Blackpool forward Jake Daniels has been praised for his courage after the 17-year-old became the first active male professional footballer to come out as gay in the UK.
Daniels is the first Football League player to come out since Justin Fashanu in 1990, and follows Adelaide United’s Josh Cavallo, who came out as the only gay male top-flight footballer in the world back in October.
Daniels made his league debut at the weekend on the final day of the Championship season at Peterborough.
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“Off the pitch I’ve been hiding the real me and who I really am,” he said in a statement on Blackpool’s website. “I’ve known my whole life that I’m gay, and I now feel that I’m ready to come out and be myself.”
Daniels cited Cavallo and Olympic diving champion Tom Daley among his inspirations for revealing his sexuality.
He added: “It’s a step into the unknown being one of the first footballers in this country to reveal my sexuality, but I’ve been inspired by Josh Cavallo, Matt Morton and athletes from other sports, like Tom Daley, to have the courage and determination to drive change.
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“In reaching this point, I’ve had some of the best support and advice from my family, my Club, my agent and Stonewall, who have all been incredibly pro-active in putting my interests and welfare first. I have also confided in my team-mates in the youth team here at Blackpool, and they too have embraced the news and supported my decision to open up and tell people.
“I’ve hated lying my whole life and feeling the need to change to fit in. I want to be a role model myself by doing this.
“There are people out there in the same space as me that may not feel comfortable revealing their sexuality. I just want to tell them that you don’t have to change who you are, or how you should be, just to fit in. You being you, and being happy, is what matters most.”
He added to Sky Sports News: "I can't really put a date on it, but I was probably five or six years old when I knew I was gay. So it's been a long time that I have been living with the lie.
"At that age you don't really think that football and being gay doesn't mix. You just think, one day, when I'm older I'll get a girlfriend and I will change and it will be fine. "But as you get older you realise you can't just change. It doesn't work like that."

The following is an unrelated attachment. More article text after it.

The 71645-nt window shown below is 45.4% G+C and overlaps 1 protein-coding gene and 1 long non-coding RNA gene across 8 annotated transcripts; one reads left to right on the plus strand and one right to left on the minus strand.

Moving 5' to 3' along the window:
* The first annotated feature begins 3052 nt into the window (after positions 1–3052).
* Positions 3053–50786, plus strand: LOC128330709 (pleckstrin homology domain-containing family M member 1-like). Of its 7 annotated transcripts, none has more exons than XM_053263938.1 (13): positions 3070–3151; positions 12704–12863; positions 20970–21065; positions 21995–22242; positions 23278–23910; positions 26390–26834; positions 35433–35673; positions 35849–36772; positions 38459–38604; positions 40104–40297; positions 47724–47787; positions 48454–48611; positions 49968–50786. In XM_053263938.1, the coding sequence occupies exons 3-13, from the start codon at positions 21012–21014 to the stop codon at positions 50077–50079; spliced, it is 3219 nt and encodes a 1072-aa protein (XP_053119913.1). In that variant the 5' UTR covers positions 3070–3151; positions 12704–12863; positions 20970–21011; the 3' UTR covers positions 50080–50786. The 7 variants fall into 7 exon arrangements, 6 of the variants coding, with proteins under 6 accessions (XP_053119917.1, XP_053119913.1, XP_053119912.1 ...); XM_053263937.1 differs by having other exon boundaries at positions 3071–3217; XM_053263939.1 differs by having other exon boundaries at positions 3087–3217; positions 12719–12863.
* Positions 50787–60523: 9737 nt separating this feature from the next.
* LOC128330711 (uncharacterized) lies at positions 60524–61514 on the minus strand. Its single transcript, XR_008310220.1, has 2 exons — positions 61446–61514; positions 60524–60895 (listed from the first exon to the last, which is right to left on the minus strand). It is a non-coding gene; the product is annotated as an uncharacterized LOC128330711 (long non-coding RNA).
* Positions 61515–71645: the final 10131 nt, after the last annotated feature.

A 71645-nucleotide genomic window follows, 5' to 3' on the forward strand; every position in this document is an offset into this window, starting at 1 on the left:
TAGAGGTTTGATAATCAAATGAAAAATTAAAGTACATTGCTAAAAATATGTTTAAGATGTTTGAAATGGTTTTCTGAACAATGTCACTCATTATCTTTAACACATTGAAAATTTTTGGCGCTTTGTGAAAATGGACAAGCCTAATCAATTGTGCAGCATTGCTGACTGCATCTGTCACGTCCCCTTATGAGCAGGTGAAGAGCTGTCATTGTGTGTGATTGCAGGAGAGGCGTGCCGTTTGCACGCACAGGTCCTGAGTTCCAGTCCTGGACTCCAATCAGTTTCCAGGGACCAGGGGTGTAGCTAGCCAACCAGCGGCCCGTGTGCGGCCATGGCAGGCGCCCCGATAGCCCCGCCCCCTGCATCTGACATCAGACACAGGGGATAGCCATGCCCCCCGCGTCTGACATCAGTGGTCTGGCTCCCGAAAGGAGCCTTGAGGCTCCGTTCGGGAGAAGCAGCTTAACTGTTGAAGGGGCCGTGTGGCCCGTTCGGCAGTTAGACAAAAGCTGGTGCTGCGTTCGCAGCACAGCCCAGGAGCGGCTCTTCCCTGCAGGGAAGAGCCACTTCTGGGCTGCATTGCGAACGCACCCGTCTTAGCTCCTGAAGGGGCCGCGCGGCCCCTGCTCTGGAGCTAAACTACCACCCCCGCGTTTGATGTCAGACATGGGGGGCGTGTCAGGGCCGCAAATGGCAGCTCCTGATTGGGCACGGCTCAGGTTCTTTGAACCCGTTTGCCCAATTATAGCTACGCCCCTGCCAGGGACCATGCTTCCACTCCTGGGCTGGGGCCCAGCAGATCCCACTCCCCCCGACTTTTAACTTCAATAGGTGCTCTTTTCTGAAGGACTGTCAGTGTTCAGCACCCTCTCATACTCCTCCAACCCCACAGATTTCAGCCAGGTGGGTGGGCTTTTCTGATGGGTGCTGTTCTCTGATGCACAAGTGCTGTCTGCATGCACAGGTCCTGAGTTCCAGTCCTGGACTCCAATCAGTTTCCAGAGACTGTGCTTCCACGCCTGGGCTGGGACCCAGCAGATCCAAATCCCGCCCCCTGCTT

Blackpool added in their own statement: "Blackpool Football Club has worked closely with Stonewall and the relevant footballing organisations to support Jake and is incredibly proud that he has reached a stage where he is empowered to express himself both on-and-off the pitch.
“It is vital that we all promote an environment where people feel comfortable to be themselves, and that football leads the way in removing any form of discrimination and prejudice.”
The Professional Footballers' Association said the player has their “complete support”, while EFL chief executive Trevor Birch said: "Coming out publicly in professional football will have taken great courage and I have huge admiration for Jake Daniels' decision to do so. This will no doubt serve as an inspiration to people everywhere and Jake has the full support of the EFL.
"As our national sport, football has a huge role to play as we seek to promote equality of all forms. We hope that this moment helps take us forward to a time where LGBTQ+ representation at all levels of the men's professional game is the norm.”
A day of great importance for English football - Neville
"I was incredibly proud just to see a 17-year-old be able to actually do an interview of that level of quality," ex-Manchester United captain Gary Neville told Sky Sports.
"I would not have been able to do that in my mid-twenties or late-twenties. What he has just done took incredible courage. We have been in dressing rooms for many, many years and that would seem like the unthinkable to announce that you are gay. I can't imagine how difficult that has been.
"It is a day of great importance for Jake and his family but also for English football. It will go down in history. It is a big, big moment for football players. It is of massive importance, this.
"I was on the PFA management committee probably 15 to 20 years ago now whereby this was a major talking point, a major issue at management committee meetings that we did not have a player comfortable enough to come out and say they were gay.
"How do we deal with this? How do we address this? The game has not dealt with this issue well at all. I think it is just about getting good with dealing with this issue from a fans' perspective."
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